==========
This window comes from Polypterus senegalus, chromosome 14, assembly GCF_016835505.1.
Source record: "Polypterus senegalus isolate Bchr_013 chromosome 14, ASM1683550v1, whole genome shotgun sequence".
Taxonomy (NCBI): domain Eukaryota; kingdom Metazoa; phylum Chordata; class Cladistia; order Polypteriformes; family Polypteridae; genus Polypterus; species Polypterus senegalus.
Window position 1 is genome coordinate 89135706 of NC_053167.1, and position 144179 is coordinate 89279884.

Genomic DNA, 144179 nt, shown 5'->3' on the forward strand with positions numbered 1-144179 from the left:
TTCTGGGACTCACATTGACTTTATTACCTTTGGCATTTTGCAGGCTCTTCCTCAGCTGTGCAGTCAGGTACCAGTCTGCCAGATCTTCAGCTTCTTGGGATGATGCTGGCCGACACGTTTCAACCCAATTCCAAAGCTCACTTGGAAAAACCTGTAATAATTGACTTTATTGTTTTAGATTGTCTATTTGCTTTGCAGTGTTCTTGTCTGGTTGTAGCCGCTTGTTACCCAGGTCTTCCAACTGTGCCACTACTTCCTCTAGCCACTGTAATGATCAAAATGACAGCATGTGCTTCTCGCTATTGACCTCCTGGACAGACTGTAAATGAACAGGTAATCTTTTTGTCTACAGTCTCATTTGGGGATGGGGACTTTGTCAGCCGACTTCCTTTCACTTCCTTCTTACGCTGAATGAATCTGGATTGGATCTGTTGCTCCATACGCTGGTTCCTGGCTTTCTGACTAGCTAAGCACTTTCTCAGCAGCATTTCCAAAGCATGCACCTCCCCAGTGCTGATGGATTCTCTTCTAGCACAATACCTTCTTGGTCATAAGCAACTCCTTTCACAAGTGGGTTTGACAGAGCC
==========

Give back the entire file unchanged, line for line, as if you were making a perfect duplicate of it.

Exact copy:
This window comes from Polypterus senegalus, chromosome 14, assembly GCF_016835505.1.
Source record: "Polypterus senegalus isolate Bchr_013 chromosome 14, ASM1683550v1, whole genome shotgun sequence".
Taxonomy (NCBI): domain Eukaryota; kingdom Metazoa; phylum Chordata; class Cladistia; order Polypteriformes; family Polypteridae; genus Polypterus; species Polypterus senegalus.
Window position 1 is genome coordinate 89135706 of NC_053167.1, and position 144179 is coordinate 89279884.

Genomic DNA, 144179 nt, shown 5'->3' on the forward strand with positions numbered 1-144179 from the left:
TTCTGGGACTCACATTGACTTTATTACCTTTGGCATTTTGCAGGCTCTTCCTCAGCTGTGCAGTCAGGTACCAGTCTGCCAGATCTTCAGCTTCTTGGGATGATGCTGGCCGACACGTTTCAACCCAATTCCAAAGCTCACTTGGAAAAACCTGTAATAATTGACTTTATTGTTTTAGATTGTCTATTTGCTTTGCAGTGTTCTTGTCTGGTTGTAGCCGCTTGTTACCCAGGTCTTCCAACTGTGCCACTACTTCCTCTAGCCACTGTAATGATCAAAATGACAGCATGTGCTTCTCGCTATTGACCTCCTGGACAGACTGTAAATGAACAGGTAATCTTTTTGTCTACAGTCTCATTTGGGGATGGGGACTTTGTCAGCCGACTTCCTTTCACTTCCTTCTTACGCTGAATGAATCTGGATTGGATCTGTTGCTCCATACGCTGGTTCCTGGCTTTCTGACTAGCTAAGCACTTTCTCAGCAGCATTTCCAAAGCATGCACCTCCCCAGTGCTGATGGATTCTCTTCTAGCACAATACCTTCTTGGTCATAAGCAACTCCTTTCACAAGTGGGTTTGACAGAGCC